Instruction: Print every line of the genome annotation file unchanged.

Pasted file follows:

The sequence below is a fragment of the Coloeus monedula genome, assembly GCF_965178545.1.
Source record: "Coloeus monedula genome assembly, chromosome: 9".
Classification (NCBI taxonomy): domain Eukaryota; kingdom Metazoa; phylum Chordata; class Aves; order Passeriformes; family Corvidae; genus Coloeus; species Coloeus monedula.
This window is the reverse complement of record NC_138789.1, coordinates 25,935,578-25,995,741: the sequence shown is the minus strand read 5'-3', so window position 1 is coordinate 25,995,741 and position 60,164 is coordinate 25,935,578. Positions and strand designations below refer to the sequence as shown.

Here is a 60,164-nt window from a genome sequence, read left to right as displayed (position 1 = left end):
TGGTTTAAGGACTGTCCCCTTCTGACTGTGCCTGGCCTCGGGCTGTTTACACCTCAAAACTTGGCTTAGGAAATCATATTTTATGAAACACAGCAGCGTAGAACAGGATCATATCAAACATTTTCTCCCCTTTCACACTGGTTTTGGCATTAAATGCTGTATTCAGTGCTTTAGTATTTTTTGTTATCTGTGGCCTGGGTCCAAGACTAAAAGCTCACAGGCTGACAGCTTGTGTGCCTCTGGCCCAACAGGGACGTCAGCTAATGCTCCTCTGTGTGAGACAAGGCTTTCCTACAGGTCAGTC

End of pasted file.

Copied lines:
The sequence below is a fragment of the Coloeus monedula genome, assembly GCF_965178545.1.
Source record: "Coloeus monedula genome assembly, chromosome: 9".
Classification (NCBI taxonomy): domain Eukaryota; kingdom Metazoa; phylum Chordata; class Aves; order Passeriformes; family Corvidae; genus Coloeus; species Coloeus monedula.
This window is the reverse complement of record NC_138789.1, coordinates 25,935,578-25,995,741: the sequence shown is the minus strand read 5'-3', so window position 1 is coordinate 25,995,741 and position 60,164 is coordinate 25,935,578. Positions and strand designations below refer to the sequence as shown.

Here is a 60,164-nt window from a genome sequence, read left to right as displayed (position 1 = left end):
TGGTTTAAGGACTGTCCCCTTCTGACTGTGCCTGGCCTCGGGCTGTTTACACCTCAAAACTTGGCTTAGGAAATCATATTTTATGAAACACAGCAGCGTAGAACAGGATCATATCAAACATTTTCTCCCCTTTCACACTGGTTTTGGCATTAAATGCTGTATTCAGTGCTTTAGTATTTTTTGTTATCTGTGGCCTGGGTCCAAGACTAAAAGCTCACAGGCTGACAGCTTGTGTGCCTCTGGCCCAACAGGGACGTCAGCTAATGCTCCTCTGTGTGAGACAAGGCTTTCCTACAGGTCAGTC